Ultimately, we reach the very complex organic chemicals produced by the synthetic chemist. A synthetic chemist combines chemical elements and compounds to duplicate naturally occurring substances. He also produces compounds that do not occur naturally, including many drugs and pesticides. Many of these compounds have provided extraordinarily complex challenges to the synthetic chemist. Yet many of the compounds found naturally in plants and animals are produced with greater efficiency in nature than in the laboratory. It is thus more economical to extract them from a natural source, rather than to make them in the laboratory.
On the other hand, by studying the structures of natural substances, it has been possible in many instances to improve on them and obtain products even better suited to our needs. Synthetic chemists can produce variations of naturally-occurring penicillin that are
suitable for different kinds of therapeutic treatment. Similarly, a naturally-occurring insecticide in pyrethrum flowers has been modified to give a range of synthetic insecticides. These have a greater variety of pesticidal uses than the natural insecticide.
Oil and natural gasare
obtained by drilling. They are the chief starting materials for a wide range of important organic chemicals. These include plastics, pesticides, dyes, synthetic textiles, and some pharmaceuticals.
The foxglove plantDigitalis purpurea was for many years the principal source of the drug digitoxin. It was used to treat heart conditions such as cardiac failure. Today, this drug has generally been replaced by dig-oxin, obtained from another species of foxglove, Digitalis lanata. Many other drugs and useful organic chemicals are still obtained from plants or animals. In some cases, these substances cannot be synthesized economically. In other cases, chemists have not yet succeeded in synthesizing them at all.
Natural gasis a major source of alkanes. It used to be burned off as a waste product at oil drilling installations. Increasingly, however, the gas associated with oil deposits is not wasted. It may be piped ashore from offshore fields, transported as a liquid in refrigerated ships, or converted to methanol for transport over longer distances.
The saturated aliphatic hydrocarbons form a series of organic molecules that contain only hydrogen and carbon, hence the term hydrocarbon. Each carbon atom is linked to four other atoms—the maximum number possible— and is therefore called saturated (completely full). In every member of the series, the molecules are arranged in the shape of straight or branched chains with open ends (aliphatic), rather than in closed rings. Formerly known as paraffins, the members of this series are now called alkanes.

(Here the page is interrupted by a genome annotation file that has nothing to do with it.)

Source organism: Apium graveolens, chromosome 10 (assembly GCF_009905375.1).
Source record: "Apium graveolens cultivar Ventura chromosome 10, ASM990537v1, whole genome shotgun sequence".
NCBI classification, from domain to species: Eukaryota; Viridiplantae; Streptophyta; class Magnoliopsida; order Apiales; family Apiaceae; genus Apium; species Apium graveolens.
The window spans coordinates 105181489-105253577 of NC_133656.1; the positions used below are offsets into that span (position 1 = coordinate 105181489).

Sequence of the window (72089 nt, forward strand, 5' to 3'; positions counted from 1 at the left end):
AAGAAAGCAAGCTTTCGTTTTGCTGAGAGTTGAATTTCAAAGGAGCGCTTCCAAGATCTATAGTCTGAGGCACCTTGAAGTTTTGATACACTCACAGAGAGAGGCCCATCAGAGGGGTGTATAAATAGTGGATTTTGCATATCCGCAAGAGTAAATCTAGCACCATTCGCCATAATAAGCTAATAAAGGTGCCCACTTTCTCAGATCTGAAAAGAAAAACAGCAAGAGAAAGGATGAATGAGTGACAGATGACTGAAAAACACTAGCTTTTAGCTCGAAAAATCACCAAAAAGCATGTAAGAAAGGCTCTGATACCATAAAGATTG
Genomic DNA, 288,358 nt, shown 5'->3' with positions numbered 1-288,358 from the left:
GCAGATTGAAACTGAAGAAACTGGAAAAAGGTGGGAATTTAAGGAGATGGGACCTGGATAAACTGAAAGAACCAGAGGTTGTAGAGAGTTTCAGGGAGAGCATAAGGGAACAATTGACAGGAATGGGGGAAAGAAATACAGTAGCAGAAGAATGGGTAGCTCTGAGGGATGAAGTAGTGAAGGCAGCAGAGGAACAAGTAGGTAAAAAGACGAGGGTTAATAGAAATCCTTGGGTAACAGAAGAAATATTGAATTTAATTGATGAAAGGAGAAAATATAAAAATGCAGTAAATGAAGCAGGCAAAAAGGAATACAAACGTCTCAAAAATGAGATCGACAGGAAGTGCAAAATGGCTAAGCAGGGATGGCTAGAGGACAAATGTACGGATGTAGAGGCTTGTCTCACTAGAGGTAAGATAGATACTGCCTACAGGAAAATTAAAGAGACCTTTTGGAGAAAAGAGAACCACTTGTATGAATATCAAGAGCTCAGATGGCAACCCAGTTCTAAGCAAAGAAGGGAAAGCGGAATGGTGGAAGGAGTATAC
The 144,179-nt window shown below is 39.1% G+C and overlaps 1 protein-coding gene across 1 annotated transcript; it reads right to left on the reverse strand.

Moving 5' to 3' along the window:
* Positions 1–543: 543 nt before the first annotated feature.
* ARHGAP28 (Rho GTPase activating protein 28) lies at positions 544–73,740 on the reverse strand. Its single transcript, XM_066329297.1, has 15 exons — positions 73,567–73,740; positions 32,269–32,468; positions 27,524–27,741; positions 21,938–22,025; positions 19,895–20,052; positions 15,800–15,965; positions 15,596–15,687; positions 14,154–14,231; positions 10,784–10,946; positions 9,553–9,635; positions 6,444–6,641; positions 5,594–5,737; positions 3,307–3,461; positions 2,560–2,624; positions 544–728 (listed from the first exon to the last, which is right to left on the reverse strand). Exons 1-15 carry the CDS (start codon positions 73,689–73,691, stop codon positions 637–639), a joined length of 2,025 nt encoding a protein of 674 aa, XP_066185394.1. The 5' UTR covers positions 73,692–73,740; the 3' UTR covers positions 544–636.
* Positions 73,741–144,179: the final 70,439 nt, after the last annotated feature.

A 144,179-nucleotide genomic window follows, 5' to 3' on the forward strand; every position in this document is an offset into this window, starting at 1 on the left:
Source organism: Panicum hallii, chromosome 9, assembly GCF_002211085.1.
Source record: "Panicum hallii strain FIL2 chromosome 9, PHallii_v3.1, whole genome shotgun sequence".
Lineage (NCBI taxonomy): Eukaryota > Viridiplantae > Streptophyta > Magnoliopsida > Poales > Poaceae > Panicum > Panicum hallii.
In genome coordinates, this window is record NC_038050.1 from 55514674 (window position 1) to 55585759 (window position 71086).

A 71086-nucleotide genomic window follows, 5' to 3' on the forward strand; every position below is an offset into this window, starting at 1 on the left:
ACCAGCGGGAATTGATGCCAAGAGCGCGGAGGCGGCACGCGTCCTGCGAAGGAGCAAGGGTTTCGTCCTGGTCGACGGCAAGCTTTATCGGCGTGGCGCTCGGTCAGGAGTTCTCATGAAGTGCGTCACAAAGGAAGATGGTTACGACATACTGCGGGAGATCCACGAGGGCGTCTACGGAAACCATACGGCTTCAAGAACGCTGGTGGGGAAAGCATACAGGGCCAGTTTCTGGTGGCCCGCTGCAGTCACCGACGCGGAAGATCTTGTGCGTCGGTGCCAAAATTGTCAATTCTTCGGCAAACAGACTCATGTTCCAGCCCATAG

The first member of the alkane series and the simplest organic compound is methane, the chief component of natural gas. A molecule of methane consists of a single carbon atom linked to four atoms of hydrogen. Each of its chemical bonds involves two atoms—the carbon atom and one of the hydrogen atoms. Each bond consists of a pair of electrons, one
provided by each atom. The removal of one hydrogen atom from methane forms a methyl group. Because of the ability of carbon atoms to form chains, two methyl groups can join to form a compound that consists of two carbon atoms and six hydrogen atoms. This substance—called ethane—is the second member of the alkane series.
Just as ethane can be derived from methane, so can propane be derived from ethane. If one of the hydrogen atoms from the ethane molecule is replaced by a methyl group, a chain of three carbon atoms with eight hydrogen atoms is formed. This is propane. Its middle carbon atom, being linked to two other carbon atoms, has room for only two hydrogen atoms.
By repeating the process of replacing a hydrogen atom with a methyl group, the alkane series can be further extended to butane (with four carbon atoms), pentane (with five carbon atoms), hexane (with six carbon atoms), and even larger molecules.
Once an alkane molecule has four or more carbon atoms, it need no longer have the shape of a simple unbranched chain. Instead of adding another methyl group to the end of propane's three-carbon chain, for example, the methyl group can be attached to the middle carbon atom. This forms a branched chain. The central atom is linked to three other carbon atoms and only one hydrogen atom. Each of the other three carbons has three hydrogens attached.
This branched-chain molecule is called iso-butane, or 2-methylpropane (indicating that the additional methyl group is attached to the second carbon atom). The formulas of isobu-tane and ordinary straight-chain butane (called /7-butane, where n stands for normal) are the same. Both forms have the same numbers of carbon atoms (4) and hydrogen atoms (10). But their structures are different.
This phenomenon, in which molecules have the same chemical composition but a different structural arrangement of atoms, is called structural isomerism. The different forms are called isomers. The physical properties of structural isomers can vary widely. For example, /7-butane boils at a temperature of 31° F. ( — 0.5° C), whereas isobutane boils at 10.9°F. (-11.7° C).